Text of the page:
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'High revs' at pit-stop caused Heidfeld's Hungarian fire

A delay during Nick Heidfeld's second pit-stop remains the reason for the German's fiery exit from the Hungarian Grand Prix.
Despite speculation to the contrary, the Lotus Renault F1 team is sticking by its claim that a longer-than-expected pit-stop was to blame for the spectacular fire that put Nick Heidfeld out of the Hungarian Grand Prix.

The German was trying to make his way through the field after a poor qualifying performance that saw both black-and-gold machines miss the top ten pole position shoot-out on Saturday afternoon, but got only as far as his second pit-stop before being forced to retire with his car ablaze. The Enstone-based team had fitted the more durable prime Pirelli tyre at the stop, potentially giving 'Quick Nick' a shot at breaking into the points, but insists that a sticky wheel nut caused a crucial delay in the process which, in turn, led to the #9 machine catching light even before it pulled away from its stall.

"Nick had a very poor start and struggled in the wet conditions [but], in his second pit-stop, we had a problem with one of the wheel nuts, meaning that the car was sat at high revs for a long time," chief race engineer Alan Permane confirmed, "This meant a build-up of heat which caused a fire. Although it looked spectacular, it was only a small part of bodywork which burnt on the left-hand sidepod."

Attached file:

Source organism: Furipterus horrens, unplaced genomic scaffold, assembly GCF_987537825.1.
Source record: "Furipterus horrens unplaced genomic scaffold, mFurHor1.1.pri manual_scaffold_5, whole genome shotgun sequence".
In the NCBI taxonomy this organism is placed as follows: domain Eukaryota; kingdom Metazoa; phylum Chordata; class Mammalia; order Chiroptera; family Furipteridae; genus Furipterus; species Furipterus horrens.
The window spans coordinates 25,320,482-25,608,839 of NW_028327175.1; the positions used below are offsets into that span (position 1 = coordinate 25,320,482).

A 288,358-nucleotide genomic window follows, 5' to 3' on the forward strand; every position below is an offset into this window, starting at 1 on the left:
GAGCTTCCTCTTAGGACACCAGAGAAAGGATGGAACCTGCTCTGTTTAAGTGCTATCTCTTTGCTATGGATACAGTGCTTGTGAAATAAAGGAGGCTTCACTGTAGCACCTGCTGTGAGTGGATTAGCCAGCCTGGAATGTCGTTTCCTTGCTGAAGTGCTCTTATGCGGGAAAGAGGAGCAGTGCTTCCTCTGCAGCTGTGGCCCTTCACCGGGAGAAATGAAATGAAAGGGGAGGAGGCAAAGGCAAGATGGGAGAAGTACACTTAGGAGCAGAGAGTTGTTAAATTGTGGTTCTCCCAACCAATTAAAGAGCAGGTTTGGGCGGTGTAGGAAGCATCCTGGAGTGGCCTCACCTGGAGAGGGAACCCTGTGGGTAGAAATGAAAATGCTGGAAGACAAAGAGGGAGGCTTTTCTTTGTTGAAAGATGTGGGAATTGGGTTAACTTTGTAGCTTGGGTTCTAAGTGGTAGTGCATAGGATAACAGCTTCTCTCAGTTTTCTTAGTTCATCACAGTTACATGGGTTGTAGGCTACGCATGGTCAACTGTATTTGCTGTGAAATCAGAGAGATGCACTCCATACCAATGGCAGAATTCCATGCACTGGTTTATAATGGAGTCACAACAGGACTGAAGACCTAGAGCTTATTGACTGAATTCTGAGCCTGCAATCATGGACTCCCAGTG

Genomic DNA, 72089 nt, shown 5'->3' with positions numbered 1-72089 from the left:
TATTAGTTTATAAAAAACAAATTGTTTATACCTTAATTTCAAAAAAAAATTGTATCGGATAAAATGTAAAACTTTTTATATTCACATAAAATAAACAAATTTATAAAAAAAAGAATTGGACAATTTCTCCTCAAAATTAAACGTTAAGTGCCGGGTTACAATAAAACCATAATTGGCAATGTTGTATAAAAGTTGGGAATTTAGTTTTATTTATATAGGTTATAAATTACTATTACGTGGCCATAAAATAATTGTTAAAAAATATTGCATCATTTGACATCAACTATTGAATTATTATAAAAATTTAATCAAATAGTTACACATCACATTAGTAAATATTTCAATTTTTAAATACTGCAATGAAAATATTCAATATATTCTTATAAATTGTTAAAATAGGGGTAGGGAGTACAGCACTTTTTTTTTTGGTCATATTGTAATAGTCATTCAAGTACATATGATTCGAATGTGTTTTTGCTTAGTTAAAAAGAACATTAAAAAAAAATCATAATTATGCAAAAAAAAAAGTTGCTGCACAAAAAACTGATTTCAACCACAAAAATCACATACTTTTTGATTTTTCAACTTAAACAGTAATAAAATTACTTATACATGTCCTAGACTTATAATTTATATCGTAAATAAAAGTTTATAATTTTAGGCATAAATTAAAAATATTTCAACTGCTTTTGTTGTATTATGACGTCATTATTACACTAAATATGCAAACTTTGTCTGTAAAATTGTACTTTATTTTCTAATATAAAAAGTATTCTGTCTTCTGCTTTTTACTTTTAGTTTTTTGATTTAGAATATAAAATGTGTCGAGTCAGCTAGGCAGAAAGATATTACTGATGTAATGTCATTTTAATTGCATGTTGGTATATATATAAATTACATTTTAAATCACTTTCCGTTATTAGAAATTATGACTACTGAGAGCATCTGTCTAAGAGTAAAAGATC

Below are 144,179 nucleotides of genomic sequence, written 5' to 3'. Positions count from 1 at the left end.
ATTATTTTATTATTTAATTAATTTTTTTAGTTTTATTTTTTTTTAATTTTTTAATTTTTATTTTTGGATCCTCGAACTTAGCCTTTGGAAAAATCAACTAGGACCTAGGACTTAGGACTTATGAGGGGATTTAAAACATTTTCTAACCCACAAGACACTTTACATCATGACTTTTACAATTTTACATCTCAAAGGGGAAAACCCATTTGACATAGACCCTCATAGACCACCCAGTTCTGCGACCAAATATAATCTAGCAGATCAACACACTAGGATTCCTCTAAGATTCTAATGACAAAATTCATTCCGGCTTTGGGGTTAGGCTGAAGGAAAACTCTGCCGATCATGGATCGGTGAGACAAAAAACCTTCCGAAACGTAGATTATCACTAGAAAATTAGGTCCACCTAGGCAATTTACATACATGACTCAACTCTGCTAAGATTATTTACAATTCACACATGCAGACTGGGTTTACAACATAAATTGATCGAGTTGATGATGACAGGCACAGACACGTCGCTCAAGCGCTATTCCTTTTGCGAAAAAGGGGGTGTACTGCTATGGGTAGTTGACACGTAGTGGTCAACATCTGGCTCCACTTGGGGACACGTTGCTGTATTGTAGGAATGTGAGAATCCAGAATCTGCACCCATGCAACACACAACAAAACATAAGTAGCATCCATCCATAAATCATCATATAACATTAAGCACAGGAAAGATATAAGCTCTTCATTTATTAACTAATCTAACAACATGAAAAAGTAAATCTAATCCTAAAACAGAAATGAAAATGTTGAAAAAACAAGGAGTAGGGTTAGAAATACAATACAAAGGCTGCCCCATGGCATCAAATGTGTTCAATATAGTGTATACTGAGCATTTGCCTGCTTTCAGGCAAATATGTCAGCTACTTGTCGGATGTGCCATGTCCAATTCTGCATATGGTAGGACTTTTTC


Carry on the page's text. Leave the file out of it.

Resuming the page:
Although Heidfeld pulled away from his stop with the car already ablaze, he was forced to park several hundred yards along the main straight, before a minor explosion scattered parts across the pit-lane exit and left a fire marshal with minor injuries after being caught in the blast.

"My second stop was longer than expected and the car overheated," the German recalled, "I noticed smoke coming from the rear, it worsened, and then I noticed the flames, so I had to pull over at the end of the pit-lane and cut my race short. The last couple of races have not been what I hoped for, but we have a few weeks now to reassess and come back stronger after the August break.”

Ricardo Penteado, the team's engine support leader from Renault Sport F1, insisted that Heidfeld's retirement was not due to an engine problem, even if the television pictures suggested otherwise.

“The Hungaroring is not the most demanding on the engines, so we used an engine on the fourth race of its lifecycle for Nick and on the third race for Vitaly [Petrov]," he revealed, "Nick's race obviously ended spectacularly, but it was not related to the engine.”

With Petrov finishing only twelfth, Lotus Renault heads into the summer break on the back of its worst result of the year, and the first race at which it has failed to score even a single point. The Russian, like Lewis Hamilton and Mark Webber, was caught out by the brief shower which hit the Hungaroring in the closing stages, pitting for another set of intermediates before realising his error.

“It was a very difficult race, with very changeable weather conditions," Petrov confirmed, "When the rain returned near the end of the race, I lost temperature in my tyres and this made the car's handling very difficult. It looked like the wet conditions would continue, so I changed to the intermediates, but it did not last as long as we thought.